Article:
It makes the rounds on this channel: https://moviestvnetwork.com/.  I get it as an add-on to a local station that broadcasts free tv over the air.  Y'all remember rabbit ears?  Wink

Big Smile  Same me, different spelling!  Big Smile

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Posted by York1 on Tuesday, August 4, 2020 4:53 PM

The trouble is that Donovan's Reef is one of those films that is almost never on TV anymore.

I'm not sure if someone owns the rights to it and won't let it get shown, or if networks just don't think anyone cares.

If someone has already posted this, I apologize.  I haven't read through all the posts.

Here's Lee Marvin running the train on the bar:

 

My wife and I love that movie.

York1 John       

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Posted by Flintlock76 on Tuesday, August 4, 2020 4:28 PM

54light15

Here's a bit of John Ford trivia- his yacht was named the Araner and you see it in his later film, "Donovan's Reef." 

 

Cool!  The next time "Donovan's Reef" is on, a VERY funny movie by the way, I'll keep an eye out for it!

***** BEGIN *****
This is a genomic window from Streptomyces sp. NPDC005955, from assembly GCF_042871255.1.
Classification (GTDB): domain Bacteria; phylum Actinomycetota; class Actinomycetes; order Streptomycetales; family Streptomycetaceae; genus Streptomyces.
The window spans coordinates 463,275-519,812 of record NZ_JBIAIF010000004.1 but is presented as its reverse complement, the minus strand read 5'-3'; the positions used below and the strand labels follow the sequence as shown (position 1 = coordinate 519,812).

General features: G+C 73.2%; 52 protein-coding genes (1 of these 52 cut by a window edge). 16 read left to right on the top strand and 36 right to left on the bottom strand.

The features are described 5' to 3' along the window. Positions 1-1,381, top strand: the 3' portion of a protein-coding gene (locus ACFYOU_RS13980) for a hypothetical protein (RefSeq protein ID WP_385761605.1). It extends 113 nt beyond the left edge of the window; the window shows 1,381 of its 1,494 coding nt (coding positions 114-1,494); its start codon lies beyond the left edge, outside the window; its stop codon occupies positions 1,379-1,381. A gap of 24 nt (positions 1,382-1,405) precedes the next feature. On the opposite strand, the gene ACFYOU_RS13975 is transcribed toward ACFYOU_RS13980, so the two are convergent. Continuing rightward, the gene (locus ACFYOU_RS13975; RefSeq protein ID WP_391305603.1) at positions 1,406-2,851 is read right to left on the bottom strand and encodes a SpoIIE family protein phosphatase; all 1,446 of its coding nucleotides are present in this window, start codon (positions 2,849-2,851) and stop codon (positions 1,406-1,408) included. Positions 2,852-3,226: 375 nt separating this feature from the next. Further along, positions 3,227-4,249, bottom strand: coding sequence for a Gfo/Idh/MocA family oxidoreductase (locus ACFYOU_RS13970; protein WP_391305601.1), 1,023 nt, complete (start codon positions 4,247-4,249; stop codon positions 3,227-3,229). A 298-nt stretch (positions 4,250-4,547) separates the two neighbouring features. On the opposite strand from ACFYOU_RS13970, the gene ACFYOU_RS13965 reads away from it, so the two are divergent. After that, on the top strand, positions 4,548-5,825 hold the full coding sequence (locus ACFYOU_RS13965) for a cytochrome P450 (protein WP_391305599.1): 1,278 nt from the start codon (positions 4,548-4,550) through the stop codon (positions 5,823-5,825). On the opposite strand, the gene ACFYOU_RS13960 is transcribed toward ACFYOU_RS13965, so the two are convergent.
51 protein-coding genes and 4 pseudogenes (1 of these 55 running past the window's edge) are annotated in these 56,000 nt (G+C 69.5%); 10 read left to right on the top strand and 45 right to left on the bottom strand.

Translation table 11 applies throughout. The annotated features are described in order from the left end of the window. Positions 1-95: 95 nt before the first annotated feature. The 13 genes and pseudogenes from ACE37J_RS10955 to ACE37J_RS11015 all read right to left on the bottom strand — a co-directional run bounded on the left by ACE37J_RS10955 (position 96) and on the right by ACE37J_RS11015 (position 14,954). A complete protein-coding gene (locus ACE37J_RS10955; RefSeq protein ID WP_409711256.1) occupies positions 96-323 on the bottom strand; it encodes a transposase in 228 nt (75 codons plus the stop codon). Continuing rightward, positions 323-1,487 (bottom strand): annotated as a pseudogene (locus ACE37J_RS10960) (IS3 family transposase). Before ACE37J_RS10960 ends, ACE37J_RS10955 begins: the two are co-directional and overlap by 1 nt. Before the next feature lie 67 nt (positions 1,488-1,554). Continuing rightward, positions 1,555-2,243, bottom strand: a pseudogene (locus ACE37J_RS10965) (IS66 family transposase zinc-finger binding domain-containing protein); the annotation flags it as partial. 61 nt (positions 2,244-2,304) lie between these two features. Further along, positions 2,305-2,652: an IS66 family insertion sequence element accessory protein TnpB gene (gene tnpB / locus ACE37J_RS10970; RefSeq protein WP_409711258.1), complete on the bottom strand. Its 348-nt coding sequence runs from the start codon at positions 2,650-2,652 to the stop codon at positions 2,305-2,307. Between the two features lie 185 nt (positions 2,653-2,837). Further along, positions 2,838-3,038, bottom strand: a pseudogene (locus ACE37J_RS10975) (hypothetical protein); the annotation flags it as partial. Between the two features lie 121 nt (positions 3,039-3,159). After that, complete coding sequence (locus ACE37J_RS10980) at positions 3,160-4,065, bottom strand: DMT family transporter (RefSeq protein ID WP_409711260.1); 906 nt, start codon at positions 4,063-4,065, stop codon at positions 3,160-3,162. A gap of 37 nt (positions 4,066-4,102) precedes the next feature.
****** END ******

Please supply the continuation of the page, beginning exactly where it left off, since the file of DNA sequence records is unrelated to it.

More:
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Posted by 54light15 on Tuesday, August 4, 2020 2:45 PM

Here's a bit of John Ford trivia- his yacht was named the Araner and you see it in his later film, "Donovan's Reef." 

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Posted by Flintlock76 on Tuesday, August 4, 2020 2:03 PM

County Mayo?  Isn't that interesting!  My grandfather, that is my mother's father, was born in the Aran Islands but grew up in County Mayo, howver I don't know just where.  

Ever hear that old saying from the Aran Islands fishermen about the sea?  Goes like this...

"A man who isn't afraid of the sea will soon be drownded, because he'll be going out on a day when he shouldn't.  But here we are afraid of the sea!  So we only get drownded only now and then."  

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Posted by 54light15 on Tuesday, August 4, 2020 1:50 PM

Flintlock- I had guessed that "The Quiet Man" was set in the 1920s since the only automobile seen in it is a 1920s Morris tourer. A friend of mine has been to the town where it was filmed, at Cong in County Mayo. He said it looks much the same today as it did when the movie was made but is much more of a tourist attraction.